A. Population structure profiles and relatedness
Similar to before, we can define the probability that a randomly chosen cooperator finds itself in a group in which there are $i$ cooperators:
and the probability that a randomly chosen defector finds itself in a group in which there are $i$ cooperators:
This makes ${\underset{\_}{u}}_{i}={\mathrm{l}\mathrm{i}\mathrm{m}}_{p\downarrow 0}\phantom{\rule{thinmathspace}{0ex}}{u}_{i,C}\left(p\right)$ and ${\overline{u}}_{i}={\mathrm{l}\mathrm{i}\mathrm{m}}_{p\uparrow 1}\phantom{\rule{thinmathspace}{0ex}}{u}_{i,D}\left(p\right)$. Relatedness now becomes
B. Equilibrium
An interior equilibrium is a frequency ${p}^{\ast}\in \left(0,1\right)$ such that the average payoff of cooperators and the average payoff of defectors are equal:
This can be written as
Here we assume that it is clear that average payoffs ${\overline{\pi}}_{C}\left(p\right)$ and ${\overline{\pi}}_{D}\left(p\right)$ depend on the frequency $p$ of cooperators in the overall population, whereas game payoffs ${\pi}_{C}\left(i\right)$ and ${\pi}_{D}\left(i\right)$ depend on the number of cooperators in the group. An equilibrium is stable, if cooperators have a higher average payoff than defectors do for $p<{p}^{\ast}$, and defectors have a higher payoff than cooperators for $p>{p}^{\ast}$.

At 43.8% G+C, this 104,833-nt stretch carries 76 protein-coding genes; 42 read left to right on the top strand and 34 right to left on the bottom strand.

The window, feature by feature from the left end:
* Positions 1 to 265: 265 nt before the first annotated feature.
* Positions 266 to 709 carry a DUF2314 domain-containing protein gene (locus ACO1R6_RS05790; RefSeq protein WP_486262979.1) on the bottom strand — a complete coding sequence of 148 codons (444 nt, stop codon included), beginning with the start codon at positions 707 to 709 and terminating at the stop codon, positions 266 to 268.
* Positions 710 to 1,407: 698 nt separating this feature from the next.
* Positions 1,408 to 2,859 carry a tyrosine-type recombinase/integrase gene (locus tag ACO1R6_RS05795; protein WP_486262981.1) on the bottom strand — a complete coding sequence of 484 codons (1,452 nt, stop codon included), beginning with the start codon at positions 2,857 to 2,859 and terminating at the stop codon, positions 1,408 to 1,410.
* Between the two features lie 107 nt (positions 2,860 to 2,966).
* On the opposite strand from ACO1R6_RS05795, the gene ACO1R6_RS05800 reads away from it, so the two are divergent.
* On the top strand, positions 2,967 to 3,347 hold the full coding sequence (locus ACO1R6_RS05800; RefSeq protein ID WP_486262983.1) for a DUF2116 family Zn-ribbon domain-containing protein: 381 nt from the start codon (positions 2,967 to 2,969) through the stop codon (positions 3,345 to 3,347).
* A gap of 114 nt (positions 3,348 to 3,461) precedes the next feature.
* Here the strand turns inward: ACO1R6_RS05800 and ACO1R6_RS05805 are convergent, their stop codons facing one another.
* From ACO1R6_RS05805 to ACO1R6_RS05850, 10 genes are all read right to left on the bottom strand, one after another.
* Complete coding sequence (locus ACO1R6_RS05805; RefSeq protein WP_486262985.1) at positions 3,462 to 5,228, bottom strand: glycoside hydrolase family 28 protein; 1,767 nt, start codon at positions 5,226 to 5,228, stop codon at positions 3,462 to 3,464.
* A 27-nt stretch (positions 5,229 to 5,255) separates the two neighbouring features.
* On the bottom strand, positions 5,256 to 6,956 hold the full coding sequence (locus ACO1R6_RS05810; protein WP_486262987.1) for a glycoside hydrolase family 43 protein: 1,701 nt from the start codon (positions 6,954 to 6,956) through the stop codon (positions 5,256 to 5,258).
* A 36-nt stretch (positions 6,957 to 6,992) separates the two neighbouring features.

At $p=0$, all defectors find themselves in groups with no cooperators, and cooperators cannot invade if their average payoff is lower than that of defectors. This gave us the criterion that we used before:
At $p=1$, all cooperators find themselves in groups with no defectors, and defectors cannot invade if their average payoff is lower than that of cooperators. This gave us the criterion that we used before:
C. Costs and benefits